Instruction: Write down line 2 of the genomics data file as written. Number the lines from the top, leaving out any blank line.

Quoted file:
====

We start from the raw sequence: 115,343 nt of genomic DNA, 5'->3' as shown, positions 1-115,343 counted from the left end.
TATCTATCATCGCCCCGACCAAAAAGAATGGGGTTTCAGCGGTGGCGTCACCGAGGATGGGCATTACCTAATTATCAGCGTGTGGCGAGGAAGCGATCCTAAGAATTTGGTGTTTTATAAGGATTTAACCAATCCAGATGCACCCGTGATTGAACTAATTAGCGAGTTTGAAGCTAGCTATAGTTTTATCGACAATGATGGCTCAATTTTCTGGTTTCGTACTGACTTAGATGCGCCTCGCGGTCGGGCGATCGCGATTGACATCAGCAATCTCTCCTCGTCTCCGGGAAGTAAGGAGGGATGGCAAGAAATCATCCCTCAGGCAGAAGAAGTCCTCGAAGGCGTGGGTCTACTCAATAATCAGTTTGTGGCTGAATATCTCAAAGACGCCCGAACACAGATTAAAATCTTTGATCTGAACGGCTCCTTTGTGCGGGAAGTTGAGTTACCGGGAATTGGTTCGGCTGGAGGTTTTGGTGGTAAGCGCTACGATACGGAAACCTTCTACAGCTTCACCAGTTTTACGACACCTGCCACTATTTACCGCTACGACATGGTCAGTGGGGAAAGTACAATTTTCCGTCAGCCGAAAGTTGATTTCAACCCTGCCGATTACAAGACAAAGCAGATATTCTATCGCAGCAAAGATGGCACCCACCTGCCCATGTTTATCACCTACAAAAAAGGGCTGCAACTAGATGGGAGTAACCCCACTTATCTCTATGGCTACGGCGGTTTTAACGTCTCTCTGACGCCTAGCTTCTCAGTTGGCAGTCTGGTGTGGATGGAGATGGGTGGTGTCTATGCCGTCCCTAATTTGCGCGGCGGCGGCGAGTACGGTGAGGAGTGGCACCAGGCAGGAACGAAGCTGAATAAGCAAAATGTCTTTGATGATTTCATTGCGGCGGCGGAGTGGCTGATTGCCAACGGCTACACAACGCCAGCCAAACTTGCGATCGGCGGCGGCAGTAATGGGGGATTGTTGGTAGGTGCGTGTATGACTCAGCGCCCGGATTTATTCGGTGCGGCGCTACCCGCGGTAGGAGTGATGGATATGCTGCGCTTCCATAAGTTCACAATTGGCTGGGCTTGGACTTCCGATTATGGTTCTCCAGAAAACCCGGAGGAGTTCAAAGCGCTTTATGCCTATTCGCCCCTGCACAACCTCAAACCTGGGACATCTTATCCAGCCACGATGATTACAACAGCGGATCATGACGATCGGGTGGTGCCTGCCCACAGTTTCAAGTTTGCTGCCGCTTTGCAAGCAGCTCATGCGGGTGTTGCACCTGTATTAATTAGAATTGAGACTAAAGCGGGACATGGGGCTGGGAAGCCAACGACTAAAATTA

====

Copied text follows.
TATCTATCATCGCCCCGACCAAAAAGAATGGGGTTTCAGCGGTGGCGTCACCGAGGATGGGCATTACCTAATTATCAGCGTGTGGCGAGGAAGCGATCCTAAGAATTTGGTGTTTTATAAGGATTTAACCAATCCAGATGCACCCGTGATTGAACTAATTAGCGAGTTTGAAGCTAGCTATAGTTTTATCGACAATGATGGCTCAATTTTCTGGTTTCGTACTGACTTAGATGCGCCTCGCGGTCGGGCGATCGCGATTGACATCAGCAATCTCTCCTCGTCTCCGGGAAGTAAGGAGGGATGGCAAGAAATCATCCCTCAGGCAGAAGAAGTCCTCGAAGGCGTGGGTCTACTCAATAATCAGTTTGTGGCTGAATATCTCAAAGACGCCCGAACACAGATTAAAATCTTTGATCTGAACGGCTCCTTTGTGCGGGAAGTTGAGTTACCGGGAATTGGTTCGGCTGGAGGTTTTGGTGGTAAGCGCTACGATACGGAAACCTTCTACAGCTTCACCAGTTTTACGACACCTGCCACTATTTACCGCTACGACATGGTCAGTGGGGAAAGTACAATTTTCCGTCAGCCGAAAGTTGATTTCAACCCTGCCGATTACAAGACAAAGCAGATATTCTATCGCAGCAAAGATGGCACCCACCTGCCCATGTTTATCACCTACAAAAAAGGGCTGCAACTAGATGGGAGTAACCCCACTTATCTCTATGGCTACGGCGGTTTTAACGTCTCTCTGACGCCTAGCTTCTCAGTTGGCAGTCTGGTGTGGATGGAGATGGGTGGTGTCTATGCCGTCCCTAATTTGCGCGGCGGCGGCGAGTACGGTGAGGAGTGGCACCAGGCAGGAACGAAGCTGAATAAGCAAAATGTCTTTGATGATTTCATTGCGGCGGCGGAGTGGCTGATTGCCAACGGCTACACAACGCCAGCCAAACTTGCGATCGGCGGCGGCAGTAATGGGGGATTGTTGGTAGGTGCGTGTATGACTCAGCGCCCGGATTTATTCGGTGCGGCGCTACCCGCGGTAGGAGTGATGGATATGCTGCGCTTCCATAAGTTCACAATTGGCTGGGCTTGGACTTCCGATTATGGTTCTCCAGAAAACCCGGAGGAGTTCAAAGCGCTTTATGCCTATTCGCCCCTGCACAACCTCAAACCTGGGACATCTTATCCAGCCACGATGATTACAACAGCGGATCATGACGATCGGGTGGTGCCTGCCCACAGTTTCAAGTTTGCTGCCGCTTTGCAAGCAGCTCATGCGGGTGTTGCACCTGTATTAATTAGAATTGAGACTAAAGCGGGACATGGGGCTGGGAAGCCAACGACTAAAATTA